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Full Breakdown Of The High Court’s Ruling On EcoCash Application For RBZ To Reverse Directive

   
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3 weeks ago, the Reserve Bank issued a directive ordering mobile money operators to ban agents that were transacting above a threshold of ZW$100 000. After effecting the ban EcoCash would have to register once again to meet certain KYC demands.

EcoCash responded by filing an urgent chamber application to the high court seeking the reversal of the RBZ’s directive. Simply put. EcoCash was saying the directive was unlawful because the RBZ did not consult them beforehand and the impact of the directive on agents and the country’s economy would be negative.

There has been some delays in getting an outcome from the urgent chamber application but earlier today the High Court rejected EcoCash’s application.

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After EcoCash filed this application, the RBZ fired back on the basis of the following five points:

  1. Since EcoCash filed the chamber application after complying with the directive, RBZ argues the issue wasn’t urgent. RBZ also says the issue wasn’t urgent because EcoCash only filed the urgent chamber application on the 7th of May – 3 days after receiving the directive;
  2. EcoCash failed to include the director of the Financial Intelligence Unit;
  3. EcoCash doesn’t have the right to institute such an application;
  4. EcoCash sought interim relief which was similar to the final order they were asking for;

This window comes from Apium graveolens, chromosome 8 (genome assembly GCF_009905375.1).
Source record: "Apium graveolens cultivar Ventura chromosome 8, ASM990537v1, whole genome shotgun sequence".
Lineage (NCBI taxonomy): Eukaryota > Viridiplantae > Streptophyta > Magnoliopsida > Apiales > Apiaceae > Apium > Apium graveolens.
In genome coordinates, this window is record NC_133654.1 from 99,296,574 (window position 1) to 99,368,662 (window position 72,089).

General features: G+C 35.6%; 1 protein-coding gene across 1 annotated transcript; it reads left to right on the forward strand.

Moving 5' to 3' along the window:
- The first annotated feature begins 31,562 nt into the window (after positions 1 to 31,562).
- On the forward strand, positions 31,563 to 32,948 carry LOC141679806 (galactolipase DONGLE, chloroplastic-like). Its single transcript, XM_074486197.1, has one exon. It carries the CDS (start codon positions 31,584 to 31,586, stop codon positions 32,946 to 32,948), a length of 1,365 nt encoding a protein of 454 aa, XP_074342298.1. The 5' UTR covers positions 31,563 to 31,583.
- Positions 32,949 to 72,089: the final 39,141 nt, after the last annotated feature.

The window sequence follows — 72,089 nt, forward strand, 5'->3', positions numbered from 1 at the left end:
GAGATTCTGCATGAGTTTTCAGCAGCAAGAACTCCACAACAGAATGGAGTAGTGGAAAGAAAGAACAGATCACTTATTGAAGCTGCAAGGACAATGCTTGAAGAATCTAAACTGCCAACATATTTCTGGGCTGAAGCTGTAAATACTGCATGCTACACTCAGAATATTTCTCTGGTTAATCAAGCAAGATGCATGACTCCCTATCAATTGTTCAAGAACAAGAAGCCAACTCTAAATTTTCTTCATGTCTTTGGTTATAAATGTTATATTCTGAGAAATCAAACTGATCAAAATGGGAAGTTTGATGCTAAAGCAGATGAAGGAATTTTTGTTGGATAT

5. EcoCash cannot prohibit an act carried out by operation of law

Justice Chinamora gave out his ruling after breaking down all five points

The issue of urgency

Following the RBZs stance after EcoCash had filed the urgent chamber application they highlighted the following; They complied with the directive so as to avoid legal trouble that would come with refusing. EcoCash’s position was to comply with the directive issued in terms of law and then challenge it afterwards.

EcoCash also highlighted that building their agent network had taken 9 years and starting from scratch would be expensive.

Lastly they also argued that the affected agents were not heard before the directive was issued.

The verdict: Justice Chinamora said EcoCash was right in complying and then challenging afterwards and accepted the mobile money platform’s stance that this was still urgent

EcoCash’s failure to cite Financial Intelligence Unit

The RBZ argues that EcoCash failed to cite the Financial Intelligence Unit and its Director-General who actually issued out the directive and should have therefore been a part of the proceedings.

Verdict: Justice Chinamora noted that a case cannot be dismissed because of non-joinder i.e the failure to cite an interested party

EcoCash has no right to issue such an application

RBZ argued that EcoCash has no standing to seek to enforce the rights of its numerous agents who themselves had not moved to advance their cause before the court. Simply put, the RBZ was arguing that they cannot understand why EcoCash is arguing on behalf of the agents and instead of protecting agents EcoCash is actually protecting its own interests.